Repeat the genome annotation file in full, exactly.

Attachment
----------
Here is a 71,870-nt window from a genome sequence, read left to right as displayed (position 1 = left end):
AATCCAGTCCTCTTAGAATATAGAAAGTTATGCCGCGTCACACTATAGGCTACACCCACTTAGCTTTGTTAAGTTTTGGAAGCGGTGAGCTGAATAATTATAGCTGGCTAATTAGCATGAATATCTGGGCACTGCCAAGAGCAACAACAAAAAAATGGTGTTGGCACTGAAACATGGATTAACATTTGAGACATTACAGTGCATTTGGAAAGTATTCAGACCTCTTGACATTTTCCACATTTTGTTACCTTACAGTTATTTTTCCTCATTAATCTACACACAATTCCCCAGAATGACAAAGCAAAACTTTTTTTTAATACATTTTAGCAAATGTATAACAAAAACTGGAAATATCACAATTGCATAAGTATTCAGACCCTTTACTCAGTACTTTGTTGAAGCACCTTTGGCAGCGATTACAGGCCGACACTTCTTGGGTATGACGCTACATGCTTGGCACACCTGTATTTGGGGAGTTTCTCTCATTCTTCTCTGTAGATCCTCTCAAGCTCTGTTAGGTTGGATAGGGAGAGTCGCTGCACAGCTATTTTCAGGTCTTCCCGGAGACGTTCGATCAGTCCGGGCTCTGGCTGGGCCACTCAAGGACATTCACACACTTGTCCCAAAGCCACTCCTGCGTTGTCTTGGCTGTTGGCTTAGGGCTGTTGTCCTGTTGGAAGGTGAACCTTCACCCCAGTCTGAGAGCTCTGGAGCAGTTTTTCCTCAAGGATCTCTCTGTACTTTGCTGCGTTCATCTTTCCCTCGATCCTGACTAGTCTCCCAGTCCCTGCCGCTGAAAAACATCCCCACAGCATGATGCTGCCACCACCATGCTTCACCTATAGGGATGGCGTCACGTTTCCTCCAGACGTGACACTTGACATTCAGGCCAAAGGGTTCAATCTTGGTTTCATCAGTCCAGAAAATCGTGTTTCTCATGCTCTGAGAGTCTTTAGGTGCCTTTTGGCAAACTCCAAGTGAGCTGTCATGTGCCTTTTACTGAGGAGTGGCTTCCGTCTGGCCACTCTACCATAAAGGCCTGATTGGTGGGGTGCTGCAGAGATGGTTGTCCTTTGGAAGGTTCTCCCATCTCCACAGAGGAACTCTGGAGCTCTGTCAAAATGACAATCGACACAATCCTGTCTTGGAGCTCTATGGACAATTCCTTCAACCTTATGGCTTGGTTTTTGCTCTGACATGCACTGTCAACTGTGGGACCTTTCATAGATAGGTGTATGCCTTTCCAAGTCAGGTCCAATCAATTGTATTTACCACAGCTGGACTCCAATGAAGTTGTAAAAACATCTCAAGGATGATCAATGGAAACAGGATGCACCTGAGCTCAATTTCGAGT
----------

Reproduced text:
Here is a 71,870-nt window from a genome sequence, read left to right as displayed (position 1 = left end):
AATCCAGTCCTCTTAGAATATAGAAAGTTATGCCGCGTCACACTATAGGCTACACCCACTTAGCTTTGTTAAGTTTTGGAAGCGGTGAGCTGAATAATTATAGCTGGCTAATTAGCATGAATATCTGGGCACTGCCAAGAGCAACAACAAAAAAATGGTGTTGGCACTGAAACATGGATTAACATTTGAGACATTACAGTGCATTTGGAAAGTATTCAGACCTCTTGACATTTTCCACATTTTGTTACCTTACAGTTATTTTTCCTCATTAATCTACACACAATTCCCCAGAATGACAAAGCAAAACTTTTTTTTAATACATTTTAGCAAATGTATAACAAAAACTGGAAATATCACAATTGCATAAGTATTCAGACCCTTTACTCAGTACTTTGTTGAAGCACCTTTGGCAGCGATTACAGGCCGACACTTCTTGGGTATGACGCTACATGCTTGGCACACCTGTATTTGGGGAGTTTCTCTCATTCTTCTCTGTAGATCCTCTCAAGCTCTGTTAGGTTGGATAGGGAGAGTCGCTGCACAGCTATTTTCAGGTCTTCCCGGAGACGTTCGATCAGTCCGGGCTCTGGCTGGGCCACTCAAGGACATTCACACACTTGTCCCAAAGCCACTCCTGCGTTGTCTTGGCTGTTGGCTTAGGGCTGTTGTCCTGTTGGAAGGTGAACCTTCACCCCAGTCTGAGAGCTCTGGAGCAGTTTTTCCTCAAGGATCTCTCTGTACTTTGCTGCGTTCATCTTTCCCTCGATCCTGACTAGTCTCCCAGTCCCTGCCGCTGAAAAACATCCCCACAGCATGATGCTGCCACCACCATGCTTCACCTATAGGGATGGCGTCACGTTTCCTCCAGACGTGACACTTGACATTCAGGCCAAAGGGTTCAATCTTGGTTTCATCAGTCCAGAAAATCGTGTTTCTCATGCTCTGAGAGTCTTTAGGTGCCTTTTGGCAAACTCCAAGTGAGCTGTCATGTGCCTTTTACTGAGGAGTGGCTTCCGTCTGGCCACTCTACCATAAAGGCCTGATTGGTGGGGTGCTGCAGAGATGGTTGTCCTTTGGAAGGTTCTCCCATCTCCACAGAGGAACTCTGGAGCTCTGTCAAAATGACAATCGACACAATCCTGTCTTGGAGCTCTATGGACAATTCCTTCAACCTTATGGCTTGGTTTTTGCTCTGACATGCACTGTCAACTGTGGGACCTTTCATAGATAGGTGTATGCCTTTCCAAGTCAGGTCCAATCAATTGTATTTACCACAGCTGGACTCCAATGAAGTTGTAAAAACATCTCAAGGATGATCAATGGAAACAGGATGCACCTGAGCTCAATTTCGAGT